Tag Archives: sci fi

Interstellar – Film Review

A few generations from now the Earth’s soil is losing the ability to grow enough food to sustain the Human Race. A slim chance for survival rests in a space trip to another galaxy for a group of brave scientists piloted by Cooper (Matthew McConaughey).


The words ‘spectacle’ or ‘epic’ are not used lightly when talking about many of director Christopher Nolan’s films. He burst onto the scene with his second feature “Memento” and then seduced us with his Batman trilogy and delightfully confused us  with “The Prestige” and “Inception”.

Through these films he has explored memory loss, time lapsing dreams, magicians, and the nocturnal crime fighting habits of a deeply disturbed millionaire and all with a sweep of a cape embedded with a grand style and neatly stitched with misdirection.


With “Interstellar” Nolan revisits many of these themes and creates an atmosphere we last saw in Spielberg’s “Close Encounters of a Third Kind” while borrowing from a Twilight Zone episode which deals with what the effects of Interstellar space travel may have on humans. The first hour and half is well-crafted. We are drawn into the world of pilot-turned-farmer-Cooper, his family, in particular the relationship with his daughter Murph and the plans to save the Human race from a crumbling Earth. Once his incredible journey had begun Nolan asks the audience to make a number of small leaps of faith. They are just about forgivable because we are hooked.


McConaughey is still playing his usual role (I confess to not having seen his Oscar winning turn in the Dallas Buyers club yet) and it fits in here as the suave and commanding pilot turned family man.  Anne Hathaway is perfectly sharp as the physicist who accompanies his on the journey. Michael Caine gives a grandfatherly performance as Hathaway’s father (also a physicist). There is a lovely injection of comic relief delivered by the clever artificially intelligent mechatronic robots who lumber about with their own peculiar and charming style.

It is long and it is as sentimental as his Batman trilogy was stirring. There are passages of dialogue in the second half of the film that are almost unnaturally verbose especially when dealing with the themes of love versus science and survival. Romantic love is not a theme that Nolan seems to gravitate toward and instead he pours all of his sentimentality on the relationship between Cooper and his daughter and does not spill one drop.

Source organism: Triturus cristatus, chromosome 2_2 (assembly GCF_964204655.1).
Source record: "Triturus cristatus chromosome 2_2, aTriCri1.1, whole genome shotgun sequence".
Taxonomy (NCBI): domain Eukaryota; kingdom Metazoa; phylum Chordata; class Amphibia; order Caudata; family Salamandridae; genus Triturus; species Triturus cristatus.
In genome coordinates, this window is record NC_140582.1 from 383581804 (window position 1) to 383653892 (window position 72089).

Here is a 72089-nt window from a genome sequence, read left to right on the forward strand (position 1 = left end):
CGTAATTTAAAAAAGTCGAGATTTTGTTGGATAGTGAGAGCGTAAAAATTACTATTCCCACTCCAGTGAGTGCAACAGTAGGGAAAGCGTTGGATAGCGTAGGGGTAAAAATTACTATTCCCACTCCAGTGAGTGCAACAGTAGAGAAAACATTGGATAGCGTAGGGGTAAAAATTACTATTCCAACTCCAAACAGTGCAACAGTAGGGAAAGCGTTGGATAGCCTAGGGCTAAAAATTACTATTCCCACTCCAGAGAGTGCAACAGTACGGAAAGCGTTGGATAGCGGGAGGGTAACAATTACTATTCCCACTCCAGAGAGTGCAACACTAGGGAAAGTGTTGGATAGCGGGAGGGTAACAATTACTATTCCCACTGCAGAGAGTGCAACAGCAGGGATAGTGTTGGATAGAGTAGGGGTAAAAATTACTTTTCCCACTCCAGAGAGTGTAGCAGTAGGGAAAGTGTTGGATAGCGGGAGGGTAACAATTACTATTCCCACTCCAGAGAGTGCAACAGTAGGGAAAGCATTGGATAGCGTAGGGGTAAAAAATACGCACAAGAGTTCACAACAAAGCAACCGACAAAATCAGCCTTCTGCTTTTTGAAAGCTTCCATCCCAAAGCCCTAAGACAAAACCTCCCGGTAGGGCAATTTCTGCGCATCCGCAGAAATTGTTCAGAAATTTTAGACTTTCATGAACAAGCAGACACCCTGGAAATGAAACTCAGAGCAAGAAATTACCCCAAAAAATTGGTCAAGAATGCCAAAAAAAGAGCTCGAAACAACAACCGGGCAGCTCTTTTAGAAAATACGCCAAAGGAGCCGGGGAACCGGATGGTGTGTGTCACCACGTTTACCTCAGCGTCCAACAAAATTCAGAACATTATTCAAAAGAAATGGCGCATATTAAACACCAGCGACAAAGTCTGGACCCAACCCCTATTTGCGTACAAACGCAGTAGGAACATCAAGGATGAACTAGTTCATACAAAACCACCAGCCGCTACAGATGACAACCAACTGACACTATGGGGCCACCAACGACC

There are breathtaking moments and some nice little plot diversions that will pique your attention. While the graphics are incredibly stunning, making the film a visual feast, it is the final, and massive, leap of faith makes the film good but not great science fiction and yet still very enjoyable.

As with “Memento” and “Inception” he uses an innovative Time device in the plot like a vendor infuses a whipped ice cream with a delicious syrupy sauce.

If you can watch it in a screen like the Omniplex MAXX in Rathmines! 


Interstellar is in Irish cinemas now.



An over populated and disease ridden Earth has forced the elite to live in a massive space station where they have technology to eradicate disease.  

This looks fantastic, the year is 2154 and the filthy crowded earth where architecture has been influenced by the amount of people who now inhabit the world. High-rise buildings sprout concrete branches that support entire housing estates. Robot police roam through the citizens and arrest people on parole for being cheeky and automated parole officers understand but don’t appreciate sarcasm. On Elysium people are blissful, beautiful and spend their time healing themselves and sipping champagne while the government shooting down any unauthorised ships that dare to try and invade. A great set up and the technology is slick and fun to watch.


Unfortuantely this lasts but a few minutes until you realise that poor old Matt Damon and the special effects team were the only ones doing their best when they made this film, though Sharlito Copley (District 9) was having loads of pantomime fun. The plot is simplified, silly and full of so many holes that halfway through I almost left. At one stage the editing was so bad that things seem to happen out of sequence. Characters make so many ridiculous choices and I was taken out of the story to slap my head enough times I was surprised I did not trigger a migraine. Jodie Foster struts about with a sort of America/English accent unlike anyone else in the film and she so nasty that she may as well have been carrying a broomstick, wearing a hat and sporting green make-up. There are characters on Earth who seem incapable until the plot needs them to be useful and technology that also appears when it is needed. It is bloody and violent in places and the action sequences are at the very best mildly entertaining and attempts at humour poor.

We do not spend enough time on the surface Elysium which looks like they have just stuck all the Beverly hills mansions back to back on the inside of a massive wheel. I have had enough of this review as well.

This trailer for “Gravity ” at the beginning was more entertaining and certainly looks more challenging.


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